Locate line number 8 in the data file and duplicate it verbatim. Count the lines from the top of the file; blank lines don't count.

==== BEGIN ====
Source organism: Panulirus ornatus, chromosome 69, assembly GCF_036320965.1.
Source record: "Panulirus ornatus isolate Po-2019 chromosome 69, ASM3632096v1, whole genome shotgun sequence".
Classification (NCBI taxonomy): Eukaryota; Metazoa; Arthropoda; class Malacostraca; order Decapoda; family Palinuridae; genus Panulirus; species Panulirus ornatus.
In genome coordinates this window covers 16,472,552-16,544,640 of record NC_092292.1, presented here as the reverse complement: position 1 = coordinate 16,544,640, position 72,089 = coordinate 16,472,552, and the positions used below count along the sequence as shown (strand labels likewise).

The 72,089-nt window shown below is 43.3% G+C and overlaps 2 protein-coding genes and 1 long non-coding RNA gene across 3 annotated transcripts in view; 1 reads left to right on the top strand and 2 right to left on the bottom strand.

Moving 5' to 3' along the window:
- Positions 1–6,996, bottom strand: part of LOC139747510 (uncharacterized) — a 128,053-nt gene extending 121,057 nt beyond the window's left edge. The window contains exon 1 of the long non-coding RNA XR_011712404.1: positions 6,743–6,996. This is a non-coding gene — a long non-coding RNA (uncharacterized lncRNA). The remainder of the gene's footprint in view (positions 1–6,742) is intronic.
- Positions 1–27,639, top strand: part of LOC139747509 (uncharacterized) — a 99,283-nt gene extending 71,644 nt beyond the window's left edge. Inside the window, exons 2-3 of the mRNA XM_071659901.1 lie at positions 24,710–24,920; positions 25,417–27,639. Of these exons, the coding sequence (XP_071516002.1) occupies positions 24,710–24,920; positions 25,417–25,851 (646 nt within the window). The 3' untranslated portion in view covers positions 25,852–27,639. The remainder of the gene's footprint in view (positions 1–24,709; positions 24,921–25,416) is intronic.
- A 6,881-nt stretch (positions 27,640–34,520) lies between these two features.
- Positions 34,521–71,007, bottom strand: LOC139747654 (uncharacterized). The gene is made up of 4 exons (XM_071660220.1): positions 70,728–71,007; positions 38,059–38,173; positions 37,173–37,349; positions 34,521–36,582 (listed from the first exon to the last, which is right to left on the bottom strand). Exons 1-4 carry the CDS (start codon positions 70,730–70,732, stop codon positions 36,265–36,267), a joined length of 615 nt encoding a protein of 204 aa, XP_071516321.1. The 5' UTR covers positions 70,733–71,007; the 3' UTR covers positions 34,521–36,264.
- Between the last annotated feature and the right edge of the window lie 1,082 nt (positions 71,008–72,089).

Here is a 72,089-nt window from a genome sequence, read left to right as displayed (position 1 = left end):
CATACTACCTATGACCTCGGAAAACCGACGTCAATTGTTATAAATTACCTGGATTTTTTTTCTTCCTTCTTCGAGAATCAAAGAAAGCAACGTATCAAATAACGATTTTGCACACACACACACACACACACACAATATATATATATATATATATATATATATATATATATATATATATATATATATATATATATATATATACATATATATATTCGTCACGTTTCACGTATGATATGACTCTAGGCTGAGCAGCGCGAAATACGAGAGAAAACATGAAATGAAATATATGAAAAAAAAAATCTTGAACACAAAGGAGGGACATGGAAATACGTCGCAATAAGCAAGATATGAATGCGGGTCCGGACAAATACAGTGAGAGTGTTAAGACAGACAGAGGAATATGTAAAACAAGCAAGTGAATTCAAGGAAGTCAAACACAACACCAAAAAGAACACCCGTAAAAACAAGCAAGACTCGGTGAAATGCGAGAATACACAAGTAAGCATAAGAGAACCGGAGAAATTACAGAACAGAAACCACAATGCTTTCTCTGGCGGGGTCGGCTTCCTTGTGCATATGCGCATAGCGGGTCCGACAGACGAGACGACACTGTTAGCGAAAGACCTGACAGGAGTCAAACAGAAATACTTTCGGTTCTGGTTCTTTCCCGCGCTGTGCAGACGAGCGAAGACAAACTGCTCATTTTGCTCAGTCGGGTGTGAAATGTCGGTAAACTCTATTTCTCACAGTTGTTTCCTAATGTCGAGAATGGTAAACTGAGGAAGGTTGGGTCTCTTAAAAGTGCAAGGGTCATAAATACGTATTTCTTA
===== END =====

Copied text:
- Positions 1–27,639, top strand: part of LOC139747509 (uncharacterized) — a 99,283-nt gene extending 71,644 nt beyond the window's left edge. Inside the window, exons 2-3 of the mRNA XM_071659901.1 lie at positions 24,710–24,920; positions 25,417–27,639. Of these exons, the coding sequence (XP_071516002.1) occupies positions 24,710–24,920; positions 25,417–25,851 (646 nt within the window). The 3' untranslated portion in view covers positions 25,852–27,639. The remainder of the gene's footprint in view (positions 1–24,709; positions 24,921–25,416) is intronic.